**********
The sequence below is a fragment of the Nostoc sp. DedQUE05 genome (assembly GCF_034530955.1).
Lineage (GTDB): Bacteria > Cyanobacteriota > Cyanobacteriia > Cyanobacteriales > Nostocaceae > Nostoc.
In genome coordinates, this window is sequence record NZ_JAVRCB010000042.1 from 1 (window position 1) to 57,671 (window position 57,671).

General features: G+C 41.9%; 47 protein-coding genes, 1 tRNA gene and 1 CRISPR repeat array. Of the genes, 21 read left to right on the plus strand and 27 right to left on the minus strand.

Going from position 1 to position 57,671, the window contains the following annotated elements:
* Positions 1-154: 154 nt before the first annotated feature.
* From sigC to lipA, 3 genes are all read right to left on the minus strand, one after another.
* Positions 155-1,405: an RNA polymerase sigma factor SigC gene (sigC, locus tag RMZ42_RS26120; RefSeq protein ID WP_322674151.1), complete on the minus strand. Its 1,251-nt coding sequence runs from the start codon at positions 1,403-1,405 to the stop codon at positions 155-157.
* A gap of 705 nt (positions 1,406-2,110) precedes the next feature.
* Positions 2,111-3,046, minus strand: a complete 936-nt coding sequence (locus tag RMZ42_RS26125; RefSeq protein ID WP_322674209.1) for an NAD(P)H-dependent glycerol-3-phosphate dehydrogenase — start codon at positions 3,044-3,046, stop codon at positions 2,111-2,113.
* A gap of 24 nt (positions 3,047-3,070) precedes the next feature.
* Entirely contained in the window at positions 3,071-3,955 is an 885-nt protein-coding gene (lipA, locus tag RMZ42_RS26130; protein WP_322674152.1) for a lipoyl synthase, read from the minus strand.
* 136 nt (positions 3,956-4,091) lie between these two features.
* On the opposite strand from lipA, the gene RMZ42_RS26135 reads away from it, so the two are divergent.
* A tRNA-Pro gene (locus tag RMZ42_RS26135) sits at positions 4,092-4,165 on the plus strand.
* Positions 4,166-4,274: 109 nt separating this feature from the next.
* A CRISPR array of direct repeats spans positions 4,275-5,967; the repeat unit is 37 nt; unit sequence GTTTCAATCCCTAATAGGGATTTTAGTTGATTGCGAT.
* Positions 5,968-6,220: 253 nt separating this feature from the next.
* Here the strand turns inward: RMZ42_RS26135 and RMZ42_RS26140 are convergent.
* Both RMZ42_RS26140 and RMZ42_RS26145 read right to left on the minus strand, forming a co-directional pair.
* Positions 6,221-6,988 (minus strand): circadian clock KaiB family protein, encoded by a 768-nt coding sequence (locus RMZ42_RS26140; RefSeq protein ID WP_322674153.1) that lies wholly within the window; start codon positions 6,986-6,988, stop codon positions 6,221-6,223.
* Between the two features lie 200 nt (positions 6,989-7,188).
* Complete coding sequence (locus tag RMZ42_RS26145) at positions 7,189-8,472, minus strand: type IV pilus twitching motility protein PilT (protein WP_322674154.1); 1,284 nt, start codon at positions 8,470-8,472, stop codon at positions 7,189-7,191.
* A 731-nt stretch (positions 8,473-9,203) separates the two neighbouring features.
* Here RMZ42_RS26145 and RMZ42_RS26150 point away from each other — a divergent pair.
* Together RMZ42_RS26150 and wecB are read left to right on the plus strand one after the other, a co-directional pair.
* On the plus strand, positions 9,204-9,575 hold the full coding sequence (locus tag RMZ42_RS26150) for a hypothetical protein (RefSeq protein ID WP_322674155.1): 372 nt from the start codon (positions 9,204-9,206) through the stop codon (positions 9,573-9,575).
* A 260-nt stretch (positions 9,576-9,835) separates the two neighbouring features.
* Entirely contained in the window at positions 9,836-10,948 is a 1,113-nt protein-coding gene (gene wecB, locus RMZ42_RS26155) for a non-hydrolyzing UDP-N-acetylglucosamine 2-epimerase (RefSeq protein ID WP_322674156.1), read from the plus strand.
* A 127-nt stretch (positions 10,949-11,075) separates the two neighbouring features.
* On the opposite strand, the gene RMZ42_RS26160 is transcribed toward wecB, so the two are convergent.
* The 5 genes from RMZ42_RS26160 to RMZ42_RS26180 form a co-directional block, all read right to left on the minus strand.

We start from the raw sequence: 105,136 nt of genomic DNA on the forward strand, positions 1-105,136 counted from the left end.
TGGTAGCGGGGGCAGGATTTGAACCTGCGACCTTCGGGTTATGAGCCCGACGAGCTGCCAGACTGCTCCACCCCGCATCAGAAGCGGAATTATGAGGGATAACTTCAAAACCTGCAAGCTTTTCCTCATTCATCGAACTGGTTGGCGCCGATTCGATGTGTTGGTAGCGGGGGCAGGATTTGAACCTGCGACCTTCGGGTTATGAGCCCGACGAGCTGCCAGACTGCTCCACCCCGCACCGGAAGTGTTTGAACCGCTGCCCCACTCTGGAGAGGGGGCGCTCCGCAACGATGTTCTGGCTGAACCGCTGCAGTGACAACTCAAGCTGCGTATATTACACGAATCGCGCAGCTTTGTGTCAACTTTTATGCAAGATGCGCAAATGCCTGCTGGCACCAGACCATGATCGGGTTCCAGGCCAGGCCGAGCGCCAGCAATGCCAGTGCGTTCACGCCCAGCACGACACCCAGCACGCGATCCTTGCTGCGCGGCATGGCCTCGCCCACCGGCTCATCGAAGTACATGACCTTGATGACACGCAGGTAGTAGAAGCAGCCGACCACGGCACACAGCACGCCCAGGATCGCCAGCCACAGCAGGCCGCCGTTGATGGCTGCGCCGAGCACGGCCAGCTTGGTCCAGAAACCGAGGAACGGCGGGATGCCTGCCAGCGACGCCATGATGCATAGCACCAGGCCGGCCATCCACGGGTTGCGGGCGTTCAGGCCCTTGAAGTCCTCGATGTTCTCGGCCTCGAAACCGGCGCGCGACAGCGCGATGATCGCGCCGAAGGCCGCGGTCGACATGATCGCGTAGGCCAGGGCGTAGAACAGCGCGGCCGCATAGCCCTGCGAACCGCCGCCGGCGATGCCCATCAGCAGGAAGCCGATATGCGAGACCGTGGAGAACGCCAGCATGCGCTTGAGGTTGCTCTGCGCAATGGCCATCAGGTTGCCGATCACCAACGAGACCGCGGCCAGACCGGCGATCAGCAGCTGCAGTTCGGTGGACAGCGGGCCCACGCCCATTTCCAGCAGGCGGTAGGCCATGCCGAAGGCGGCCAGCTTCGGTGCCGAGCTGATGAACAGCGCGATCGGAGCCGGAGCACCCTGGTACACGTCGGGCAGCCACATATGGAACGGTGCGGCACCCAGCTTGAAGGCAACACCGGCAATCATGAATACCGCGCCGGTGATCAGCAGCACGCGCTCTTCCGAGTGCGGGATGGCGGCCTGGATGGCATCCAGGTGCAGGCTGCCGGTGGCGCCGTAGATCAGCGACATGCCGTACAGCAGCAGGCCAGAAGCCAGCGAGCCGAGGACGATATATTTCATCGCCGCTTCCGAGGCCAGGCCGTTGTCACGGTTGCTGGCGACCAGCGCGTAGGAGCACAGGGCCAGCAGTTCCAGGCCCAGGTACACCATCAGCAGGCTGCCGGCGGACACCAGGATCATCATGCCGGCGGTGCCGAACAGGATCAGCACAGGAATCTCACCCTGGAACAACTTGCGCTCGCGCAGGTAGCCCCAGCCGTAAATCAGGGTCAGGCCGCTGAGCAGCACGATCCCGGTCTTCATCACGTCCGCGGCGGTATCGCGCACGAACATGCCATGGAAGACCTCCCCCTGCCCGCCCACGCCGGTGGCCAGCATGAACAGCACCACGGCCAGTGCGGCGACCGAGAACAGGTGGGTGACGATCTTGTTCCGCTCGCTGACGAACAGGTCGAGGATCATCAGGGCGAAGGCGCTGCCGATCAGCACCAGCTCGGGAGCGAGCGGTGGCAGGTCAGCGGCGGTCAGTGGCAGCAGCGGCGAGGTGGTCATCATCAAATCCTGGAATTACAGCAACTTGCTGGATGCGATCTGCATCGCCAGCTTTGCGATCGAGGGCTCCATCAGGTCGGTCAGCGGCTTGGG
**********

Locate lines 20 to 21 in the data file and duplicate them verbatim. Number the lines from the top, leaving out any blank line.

* Both RMZ42_RS26140 and RMZ42_RS26145 read right to left on the minus strand, forming a co-directional pair.
* Positions 6,221-6,988 (minus strand): circadian clock KaiB family protein, encoded by a 768-nt coding sequence (locus RMZ42_RS26140; RefSeq protein ID WP_322674153.1) that lies wholly within the window; start codon positions 6,986-6,988, stop codon positions 6,221-6,223.